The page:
|Owner(s)||Editura Evenimentul şi Capital|
|Founder(s)||Ion Cristoiu, Cornel Nistorescu and Mihai Cârciog|
|Sports editor||Andrei Călin|
|Founded||June 22, 1992|
|Headquarters||Romexpo (entrance B), Pavilion G4, 65-67 Mărăşti Boulevard, Sector 1, Bucharest 011465|
History and profile
In those early years of Romanian journalism after the fall of Communism, many of the stories in the Romanian newspapers (even the serious ones) were actually made up. Evenimentul Zilei also had its share of bizarre stories, such as reports of "smuggling of headless cats".
However, the most famous episode was a series of articles regarding a hen which gave birth to a live chicken. The original article was published on 2 October 1993. As many readers were interested in more details, Evenimentul Zilei published several other articles on this theme, placing the event in the Republic of Moldova (in order to be harder to verify) and giving the testimony of an alleged leading Moldovan scientist. The author, Cătălin Ştefănescu, later said that he made up that article because Ion Cristoiu, the chief editor, demanded every reporter to write three articles each day and he expected that the article would go unnoticed.
The newspaper reached its peak daily circulation of 675,000 in 1993. In 1997 chief editor Ion Cristoiu quit and this job was taken by Cornel Nistorescu.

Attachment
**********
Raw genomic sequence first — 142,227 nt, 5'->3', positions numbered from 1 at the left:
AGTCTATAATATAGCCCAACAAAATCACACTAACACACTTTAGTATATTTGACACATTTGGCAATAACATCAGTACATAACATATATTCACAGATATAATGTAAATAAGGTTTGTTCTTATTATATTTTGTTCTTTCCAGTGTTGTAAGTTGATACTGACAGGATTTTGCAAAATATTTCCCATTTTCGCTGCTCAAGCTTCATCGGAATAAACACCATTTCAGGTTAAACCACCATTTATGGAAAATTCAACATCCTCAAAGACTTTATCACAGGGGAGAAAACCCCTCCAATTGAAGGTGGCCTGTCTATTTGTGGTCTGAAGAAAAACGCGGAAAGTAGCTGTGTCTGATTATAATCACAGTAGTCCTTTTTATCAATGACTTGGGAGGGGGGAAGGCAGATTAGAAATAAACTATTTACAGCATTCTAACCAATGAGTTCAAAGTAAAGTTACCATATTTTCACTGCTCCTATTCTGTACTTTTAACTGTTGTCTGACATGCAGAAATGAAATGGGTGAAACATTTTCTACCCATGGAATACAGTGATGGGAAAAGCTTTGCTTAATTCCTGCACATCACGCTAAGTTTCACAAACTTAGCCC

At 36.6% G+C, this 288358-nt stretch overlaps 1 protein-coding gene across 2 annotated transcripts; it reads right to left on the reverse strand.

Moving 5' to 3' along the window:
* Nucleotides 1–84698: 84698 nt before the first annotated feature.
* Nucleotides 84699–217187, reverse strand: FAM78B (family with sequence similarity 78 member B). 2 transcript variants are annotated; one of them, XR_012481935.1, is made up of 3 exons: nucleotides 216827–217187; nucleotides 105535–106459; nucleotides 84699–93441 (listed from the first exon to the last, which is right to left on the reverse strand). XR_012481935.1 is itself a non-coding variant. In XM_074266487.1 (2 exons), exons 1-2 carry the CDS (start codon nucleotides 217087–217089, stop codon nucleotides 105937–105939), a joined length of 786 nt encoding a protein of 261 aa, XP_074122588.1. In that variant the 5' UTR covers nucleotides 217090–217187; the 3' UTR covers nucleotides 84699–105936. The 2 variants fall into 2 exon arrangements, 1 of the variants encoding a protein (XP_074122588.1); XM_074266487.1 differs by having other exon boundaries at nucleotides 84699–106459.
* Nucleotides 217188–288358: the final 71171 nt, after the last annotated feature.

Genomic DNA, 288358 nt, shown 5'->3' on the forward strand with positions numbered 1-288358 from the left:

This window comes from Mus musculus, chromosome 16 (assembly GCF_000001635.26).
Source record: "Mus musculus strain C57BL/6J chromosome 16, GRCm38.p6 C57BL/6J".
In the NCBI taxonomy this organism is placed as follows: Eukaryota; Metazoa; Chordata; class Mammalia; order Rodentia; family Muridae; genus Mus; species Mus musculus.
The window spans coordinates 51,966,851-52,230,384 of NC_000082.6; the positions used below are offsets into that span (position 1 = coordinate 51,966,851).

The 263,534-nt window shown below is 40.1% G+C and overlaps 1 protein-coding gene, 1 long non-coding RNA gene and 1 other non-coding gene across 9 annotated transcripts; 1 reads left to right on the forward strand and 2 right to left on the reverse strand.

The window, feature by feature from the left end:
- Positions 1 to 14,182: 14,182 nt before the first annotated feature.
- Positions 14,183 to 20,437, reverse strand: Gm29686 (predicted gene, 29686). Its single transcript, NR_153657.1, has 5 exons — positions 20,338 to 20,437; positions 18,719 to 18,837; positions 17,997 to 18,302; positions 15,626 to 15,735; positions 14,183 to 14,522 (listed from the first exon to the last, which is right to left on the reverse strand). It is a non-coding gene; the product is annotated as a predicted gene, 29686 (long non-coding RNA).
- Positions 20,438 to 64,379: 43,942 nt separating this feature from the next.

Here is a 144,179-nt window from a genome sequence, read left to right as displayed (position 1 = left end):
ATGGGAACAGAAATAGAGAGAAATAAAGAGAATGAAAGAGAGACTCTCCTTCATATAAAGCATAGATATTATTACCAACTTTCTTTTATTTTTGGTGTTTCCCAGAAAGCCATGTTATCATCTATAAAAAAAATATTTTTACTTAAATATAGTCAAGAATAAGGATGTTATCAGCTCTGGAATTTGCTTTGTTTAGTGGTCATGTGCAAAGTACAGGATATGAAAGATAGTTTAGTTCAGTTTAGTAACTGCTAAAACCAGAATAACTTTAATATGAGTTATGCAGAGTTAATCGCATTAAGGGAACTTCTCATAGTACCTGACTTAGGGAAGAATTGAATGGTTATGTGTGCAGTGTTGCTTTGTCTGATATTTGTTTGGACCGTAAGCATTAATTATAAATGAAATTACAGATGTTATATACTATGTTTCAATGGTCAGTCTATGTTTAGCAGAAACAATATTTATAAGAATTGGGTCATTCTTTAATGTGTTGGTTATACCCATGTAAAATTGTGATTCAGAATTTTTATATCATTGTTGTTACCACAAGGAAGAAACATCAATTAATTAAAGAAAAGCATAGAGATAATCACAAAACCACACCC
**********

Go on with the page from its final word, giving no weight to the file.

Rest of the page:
The newspaper was purchased along with its parent company Expres Publishing in 1998 by the German company Gruner + Jahr (owned, in turn, by Bertelsmann), which later, in 2003 sold it to the Swiss press trust Ringier; at the time of purchase, Ringier representatives stated that there would be no direct or indirect intervention in the newspaper's editorial policy.
In September 2004 more than 50 Evenimentul zilei journalists protested Ringier's management decisions. Similar issues were raised at the same time at rival daily România liberă, owned by Germany's WAZ-Mediengruppe. At both papers, journalists have complained that foreign owners are telling them to lessen the political coverage and tone down their negative reporting of the government. Their concern has been echoed by a variety of organizations including the Open Society Foundation. After this scandal, Evenimentul Zilei became one of the most fervent attackers of the government's corruption.
Ten days after Năstase's defeat in the 13 December 2004 runoff elections, Ringier group moved the EZ editor-in-chief, Dan Turturică, to Bacău (officially, to look into the possibility of starting a free newspaper there) and began changing the editorial policy, to become a tabloid. As a response, 80 journalists signed a protest against these decisions and organized rallies in front of the Swiss and EU embassies. Subsequent negotiations were unsuccessful and on 4 January 2005, 30 journalists resigned, in addition to another five that resigned several days earlier. Paid circulation dropped at least 40% from a high of over 100,000. (Gallagher, 2005)
- Media Index. Evenimentul Zilei Euro Topics. Retrieved 6 December 2013
- Ringier, Annual Press Conference, 2003 Archived 2004-07-26 at the Wayback Machine
- Business Romania, Press Freedom in Romania, 2004
- Vaclav Stetka (2012). "From Multinationals to Business Tycoons: Media Ownership and Journalistic Autonomy in Central and Eastern Europe". The International Journal of Press/Politics. 17 (4). doi:10.1177/1940161212452449. Retrieved 30 November 2014.
- Business Magazin, "Evenimentele Evenimentului", nr. 8/2005 (8 March 2005), p. 68
- Academia Caţavencu, "Oda de slavă - 'Găina naşte pui vii'", nr. 8/2005 (2 March 2005), p. 23
- Gallagher, Tom (2005) "Silencing the Media", Transitions On-line, 14 February 2005.
- (in Romanian) Evenimentul Zilei's home page